What was perhaps most alarming was the absence of smell. Considering the strange, luminous fauna that had inevitably overrun the abandoned interior of the greenhouse, and that it seemed, with no footprints in the dust, that I was the first person to enter for a considerable time, I would’ve imagined a powerful aroma would’ve struck me upon entering. Nothing. Nor even when I opened the drawers. It felt clean somehow, not washed, clearly not with the moisture in the air making it feel muggy and dense, but somehow pristine. I felt an urge to leave, but not fear. I turned and left the glasshouse to return to the garden.
Beyond the greenhouse, lawns stretched out towards a wooded boundary. Clover and buttercups and dandelions and cornflowers all mixed up in miscellaneous grasses. I lay down on the ground, on my back I felt safe, I might not be seen, or if I was I would look accidental. I watched the sky turn to dusk. The world felt soft. I looked back on my concerns as the light faded, thought through the people I have worried with and about everyday with such force that exhaustion has become the status quo. I held their bodies at a distance, each in turn. I tried to relax my jaw.
At this time of year it doesn’t get fully dark, the light just bounces off the horizon and deadlines lose meaning, the day never needs packing away. Hours passed, trees silhouetted, the ground lost heat and my pulse slowed.
There is a time between sleep and wake when the senses can be trained to be alert. I had heard that it was the best time for meditation. Within the walls of the Abbey, some monks spoke about it in hushed tones. If this was what it felt like, then I thought to myself, I should work this practice into a regular schedule. In a garden like this, this wild yet tethered place where the foliage presented doubt, I was laying on my back, feeling safe. And meditative.
It wasn’t a hodgepodge place. It was a stained glass window, a mosaic that defined the windows of churches. I always thought of churches through its windows.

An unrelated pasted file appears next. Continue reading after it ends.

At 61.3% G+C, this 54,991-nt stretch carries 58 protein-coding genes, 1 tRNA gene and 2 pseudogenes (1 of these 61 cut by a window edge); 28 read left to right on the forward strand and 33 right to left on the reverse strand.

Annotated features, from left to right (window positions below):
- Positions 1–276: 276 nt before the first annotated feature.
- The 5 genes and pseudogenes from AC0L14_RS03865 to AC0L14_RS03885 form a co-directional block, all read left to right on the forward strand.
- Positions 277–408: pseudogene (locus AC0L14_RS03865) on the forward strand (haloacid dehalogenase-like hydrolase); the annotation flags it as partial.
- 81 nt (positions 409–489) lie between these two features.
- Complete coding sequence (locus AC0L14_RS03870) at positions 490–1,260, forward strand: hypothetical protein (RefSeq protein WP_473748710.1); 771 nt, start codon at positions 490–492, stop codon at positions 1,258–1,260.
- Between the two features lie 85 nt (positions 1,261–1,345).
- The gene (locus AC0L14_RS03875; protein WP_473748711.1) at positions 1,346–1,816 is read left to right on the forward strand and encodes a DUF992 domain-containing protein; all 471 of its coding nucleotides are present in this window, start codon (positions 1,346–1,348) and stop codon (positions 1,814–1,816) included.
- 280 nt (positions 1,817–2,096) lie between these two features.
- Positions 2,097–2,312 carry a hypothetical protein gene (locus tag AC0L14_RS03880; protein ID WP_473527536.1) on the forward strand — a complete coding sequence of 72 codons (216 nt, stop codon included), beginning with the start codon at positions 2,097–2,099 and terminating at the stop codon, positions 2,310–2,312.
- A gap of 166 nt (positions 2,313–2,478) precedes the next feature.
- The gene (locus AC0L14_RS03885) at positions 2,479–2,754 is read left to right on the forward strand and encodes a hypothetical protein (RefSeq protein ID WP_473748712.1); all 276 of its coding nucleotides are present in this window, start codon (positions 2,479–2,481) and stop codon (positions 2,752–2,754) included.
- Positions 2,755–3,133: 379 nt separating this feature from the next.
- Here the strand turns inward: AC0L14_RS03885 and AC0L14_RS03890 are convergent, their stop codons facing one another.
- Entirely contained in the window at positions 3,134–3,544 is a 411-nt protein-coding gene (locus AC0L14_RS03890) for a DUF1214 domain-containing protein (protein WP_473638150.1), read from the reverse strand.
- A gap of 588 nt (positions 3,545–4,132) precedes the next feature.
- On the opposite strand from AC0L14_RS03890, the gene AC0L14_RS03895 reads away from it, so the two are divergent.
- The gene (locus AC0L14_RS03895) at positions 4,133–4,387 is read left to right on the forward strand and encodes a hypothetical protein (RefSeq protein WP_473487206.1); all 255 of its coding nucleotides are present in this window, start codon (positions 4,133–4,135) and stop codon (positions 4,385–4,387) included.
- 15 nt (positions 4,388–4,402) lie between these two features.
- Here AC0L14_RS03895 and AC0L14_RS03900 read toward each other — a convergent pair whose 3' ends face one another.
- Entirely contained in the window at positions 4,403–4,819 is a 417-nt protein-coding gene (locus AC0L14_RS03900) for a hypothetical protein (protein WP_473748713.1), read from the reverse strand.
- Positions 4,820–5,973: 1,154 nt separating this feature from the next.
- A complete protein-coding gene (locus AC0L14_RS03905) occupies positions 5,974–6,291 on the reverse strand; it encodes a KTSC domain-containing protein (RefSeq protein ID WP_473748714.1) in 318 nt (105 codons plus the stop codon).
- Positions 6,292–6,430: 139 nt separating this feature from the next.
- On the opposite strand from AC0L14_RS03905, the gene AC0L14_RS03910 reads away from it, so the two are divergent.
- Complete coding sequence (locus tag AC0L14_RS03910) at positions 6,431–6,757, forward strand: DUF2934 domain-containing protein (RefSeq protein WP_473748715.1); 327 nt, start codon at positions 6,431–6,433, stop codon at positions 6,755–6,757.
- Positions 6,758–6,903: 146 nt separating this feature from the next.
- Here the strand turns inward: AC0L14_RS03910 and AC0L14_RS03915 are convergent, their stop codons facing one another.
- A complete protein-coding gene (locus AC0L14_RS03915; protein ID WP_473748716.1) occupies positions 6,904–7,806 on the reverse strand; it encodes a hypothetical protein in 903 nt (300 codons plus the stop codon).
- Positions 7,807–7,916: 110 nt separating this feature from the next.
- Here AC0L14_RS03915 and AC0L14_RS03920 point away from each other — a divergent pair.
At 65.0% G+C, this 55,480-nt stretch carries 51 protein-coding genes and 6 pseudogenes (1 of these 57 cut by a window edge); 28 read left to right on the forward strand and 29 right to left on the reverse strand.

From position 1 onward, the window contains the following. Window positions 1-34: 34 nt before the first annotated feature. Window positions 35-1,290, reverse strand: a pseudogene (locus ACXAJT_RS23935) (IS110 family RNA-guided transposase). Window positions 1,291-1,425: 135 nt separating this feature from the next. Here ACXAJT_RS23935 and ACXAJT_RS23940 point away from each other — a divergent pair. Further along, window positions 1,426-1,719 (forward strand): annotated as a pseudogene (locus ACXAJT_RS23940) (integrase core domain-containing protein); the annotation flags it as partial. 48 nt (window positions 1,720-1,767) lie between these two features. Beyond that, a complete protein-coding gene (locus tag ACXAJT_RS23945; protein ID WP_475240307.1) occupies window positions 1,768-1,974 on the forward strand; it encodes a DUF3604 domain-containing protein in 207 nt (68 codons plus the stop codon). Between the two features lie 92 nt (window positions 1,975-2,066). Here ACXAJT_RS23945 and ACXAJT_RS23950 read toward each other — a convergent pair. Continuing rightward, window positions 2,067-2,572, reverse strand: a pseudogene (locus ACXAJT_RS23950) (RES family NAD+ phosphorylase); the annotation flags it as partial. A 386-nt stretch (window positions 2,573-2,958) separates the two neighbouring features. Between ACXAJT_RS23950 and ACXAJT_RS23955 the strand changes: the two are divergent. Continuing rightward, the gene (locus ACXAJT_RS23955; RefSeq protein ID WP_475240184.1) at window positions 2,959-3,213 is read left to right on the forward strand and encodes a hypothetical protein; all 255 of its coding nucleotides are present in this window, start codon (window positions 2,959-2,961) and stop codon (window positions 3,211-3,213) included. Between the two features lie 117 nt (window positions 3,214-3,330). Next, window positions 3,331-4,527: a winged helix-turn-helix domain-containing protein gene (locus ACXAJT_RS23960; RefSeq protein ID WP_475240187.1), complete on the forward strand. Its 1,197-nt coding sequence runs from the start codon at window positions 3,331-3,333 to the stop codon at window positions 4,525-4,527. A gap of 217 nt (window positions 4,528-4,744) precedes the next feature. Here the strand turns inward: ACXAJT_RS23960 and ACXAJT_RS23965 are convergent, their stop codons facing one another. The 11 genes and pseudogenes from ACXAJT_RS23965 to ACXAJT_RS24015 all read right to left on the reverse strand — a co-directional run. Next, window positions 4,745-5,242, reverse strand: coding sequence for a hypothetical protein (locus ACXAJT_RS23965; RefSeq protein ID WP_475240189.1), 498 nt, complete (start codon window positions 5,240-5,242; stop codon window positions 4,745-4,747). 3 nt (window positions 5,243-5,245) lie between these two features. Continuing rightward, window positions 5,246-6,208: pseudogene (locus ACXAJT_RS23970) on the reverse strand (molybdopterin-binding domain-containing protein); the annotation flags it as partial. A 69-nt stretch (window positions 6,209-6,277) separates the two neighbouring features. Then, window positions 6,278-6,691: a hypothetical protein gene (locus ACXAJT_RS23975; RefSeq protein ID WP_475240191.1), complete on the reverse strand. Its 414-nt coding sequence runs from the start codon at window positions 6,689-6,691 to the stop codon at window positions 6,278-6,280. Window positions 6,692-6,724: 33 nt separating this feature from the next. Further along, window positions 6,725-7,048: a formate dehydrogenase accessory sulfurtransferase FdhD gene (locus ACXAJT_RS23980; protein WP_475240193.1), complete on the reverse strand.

Memory of light waiting patiently outside to enter, came to me.
You went to church to declare your mortality. The declaration made it real. That realness smelled like incense. Sometimes it was light and pleasant. Sometimes it choked.
The make-up artist had said that my undertone was cool. I had stopped wearing gold even before I knew this. Gold never made me feel pretty.
I stared up at the green roof over my head. A split second of jealousy hit my chest. I wondered what undertone green qualified as. The parasitic white flowers on the branches above my head were beautiful. At my feet, the purples and yellows of the silver lupines and buttercups and variegated leaves that I couldn’t identify were all a perfect match for this undertone.
The garden looked gorgeous with wild hair as it did with a neat cut; in blue or yellow as it did in white or purple.
Some people had that quality.
As I walked through into trees at the edge of the lawn in the half light I could hear small rustlings in the leaves, feathers settling in the branches, waiting for dawn to come too soon. All that I had held had worried over these past weeks disintegrated behind me, to such an extent that I panicked in moments that I wouldn’t reach those parts of my life again.
Each stone was so deeply upholstered in moss that the wall appeared to be built of wedges of cake, piled high so only a glimmer of night sky was visible between the leaves and the boundary overhead. I could hear roller shutters and car doors and busy footsteps and lazy engines starting up on the other side, door codes being tapped out and the pedestrian crossing beep outside of the supermarket. I guessed it was somewhere between 6-8am along the high street around the corner from my house.